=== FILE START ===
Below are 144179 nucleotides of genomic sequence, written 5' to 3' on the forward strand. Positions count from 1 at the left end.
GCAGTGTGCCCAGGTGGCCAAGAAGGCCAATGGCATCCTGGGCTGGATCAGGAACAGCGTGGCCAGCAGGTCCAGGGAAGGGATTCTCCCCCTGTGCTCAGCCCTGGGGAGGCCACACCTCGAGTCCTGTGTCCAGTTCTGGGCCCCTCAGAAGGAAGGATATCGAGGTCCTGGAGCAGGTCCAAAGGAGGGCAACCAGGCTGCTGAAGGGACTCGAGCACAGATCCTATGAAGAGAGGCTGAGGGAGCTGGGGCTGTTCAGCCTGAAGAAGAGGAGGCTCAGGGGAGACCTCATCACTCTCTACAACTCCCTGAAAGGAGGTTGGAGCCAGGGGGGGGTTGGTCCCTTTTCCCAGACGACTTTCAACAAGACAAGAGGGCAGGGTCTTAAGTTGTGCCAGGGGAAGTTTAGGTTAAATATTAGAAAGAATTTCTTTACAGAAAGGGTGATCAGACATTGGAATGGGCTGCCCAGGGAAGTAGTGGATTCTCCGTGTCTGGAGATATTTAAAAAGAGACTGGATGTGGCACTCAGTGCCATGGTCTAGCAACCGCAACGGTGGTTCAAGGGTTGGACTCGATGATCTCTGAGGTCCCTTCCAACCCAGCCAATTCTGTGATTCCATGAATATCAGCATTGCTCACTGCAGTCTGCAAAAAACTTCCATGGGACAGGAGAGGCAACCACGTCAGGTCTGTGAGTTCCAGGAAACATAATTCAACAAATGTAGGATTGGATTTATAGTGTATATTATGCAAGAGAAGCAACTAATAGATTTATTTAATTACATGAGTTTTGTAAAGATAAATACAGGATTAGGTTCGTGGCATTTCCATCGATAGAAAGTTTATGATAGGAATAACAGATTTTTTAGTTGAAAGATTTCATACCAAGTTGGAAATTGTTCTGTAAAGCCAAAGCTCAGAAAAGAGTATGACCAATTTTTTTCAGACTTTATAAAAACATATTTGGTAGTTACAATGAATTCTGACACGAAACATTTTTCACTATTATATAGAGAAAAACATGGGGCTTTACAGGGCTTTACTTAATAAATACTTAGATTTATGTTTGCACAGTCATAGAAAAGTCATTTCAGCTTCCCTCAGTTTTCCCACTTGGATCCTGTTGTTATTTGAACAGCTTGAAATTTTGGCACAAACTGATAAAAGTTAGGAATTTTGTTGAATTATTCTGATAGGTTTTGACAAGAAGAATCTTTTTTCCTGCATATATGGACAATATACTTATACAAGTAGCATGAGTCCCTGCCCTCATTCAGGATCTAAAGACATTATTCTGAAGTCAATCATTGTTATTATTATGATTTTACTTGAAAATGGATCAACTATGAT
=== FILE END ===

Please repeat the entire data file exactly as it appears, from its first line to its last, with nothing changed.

Below are 144179 nucleotides of genomic sequence, written 5' to 3' on the forward strand. Positions count from 1 at the left end.
GCAGTGTGCCCAGGTGGCCAAGAAGGCCAATGGCATCCTGGGCTGGATCAGGAACAGCGTGGCCAGCAGGTCCAGGGAAGGGATTCTCCCCCTGTGCTCAGCCCTGGGGAGGCCACACCTCGAGTCCTGTGTCCAGTTCTGGGCCCCTCAGAAGGAAGGATATCGAGGTCCTGGAGCAGGTCCAAAGGAGGGCAACCAGGCTGCTGAAGGGACTCGAGCACAGATCCTATGAAGAGAGGCTGAGGGAGCTGGGGCTGTTCAGCCTGAAGAAGAGGAGGCTCAGGGGAGACCTCATCACTCTCTACAACTCCCTGAAAGGAGGTTGGAGCCAGGGGGGGGTTGGTCCCTTTTCCCAGACGACTTTCAACAAGACAAGAGGGCAGGGTCTTAAGTTGTGCCAGGGGAAGTTTAGGTTAAATATTAGAAAGAATTTCTTTACAGAAAGGGTGATCAGACATTGGAATGGGCTGCCCAGGGAAGTAGTGGATTCTCCGTGTCTGGAGATATTTAAAAAGAGACTGGATGTGGCACTCAGTGCCATGGTCTAGCAACCGCAACGGTGGTTCAAGGGTTGGACTCGATGATCTCTGAGGTCCCTTCCAACCCAGCCAATTCTGTGATTCCATGAATATCAGCATTGCTCACTGCAGTCTGCAAAAAACTTCCATGGGACAGGAGAGGCAACCACGTCAGGTCTGTGAGTTCCAGGAAACATAATTCAACAAATGTAGGATTGGATTTATAGTGTATATTATGCAAGAGAAGCAACTAATAGATTTATTTAATTACATGAGTTTTGTAAAGATAAATACAGGATTAGGTTCGTGGCATTTCCATCGATAGAAAGTTTATGATAGGAATAACAGATTTTTTAGTTGAAAGATTTCATACCAAGTTGGAAATTGTTCTGTAAAGCCAAAGCTCAGAAAAGAGTATGACCAATTTTTTTCAGACTTTATAAAAACATATTTGGTAGTTACAATGAATTCTGACACGAAACATTTTTCACTATTATATAGAGAAAAACATGGGGCTTTACAGGGCTTTACTTAATAAATACTTAGATTTATGTTTGCACAGTCATAGAAAAGTCATTTCAGCTTCCCTCAGTTTTCCCACTTGGATCCTGTTGTTATTTGAACAGCTTGAAATTTTGGCACAAACTGATAAAAGTTAGGAATTTTGTTGAATTATTCTGATAGGTTTTGACAAGAAGAATCTTTTTTCCTGCATATATGGACAATATACTTATACAAGTAGCATGAGTCCCTGCCCTCATTCAGGATCTAAAGACATTATTCTGAAGTCAATCATTGTTATTATTATGATTTTACTTGAAAATGGATCAACTATGAT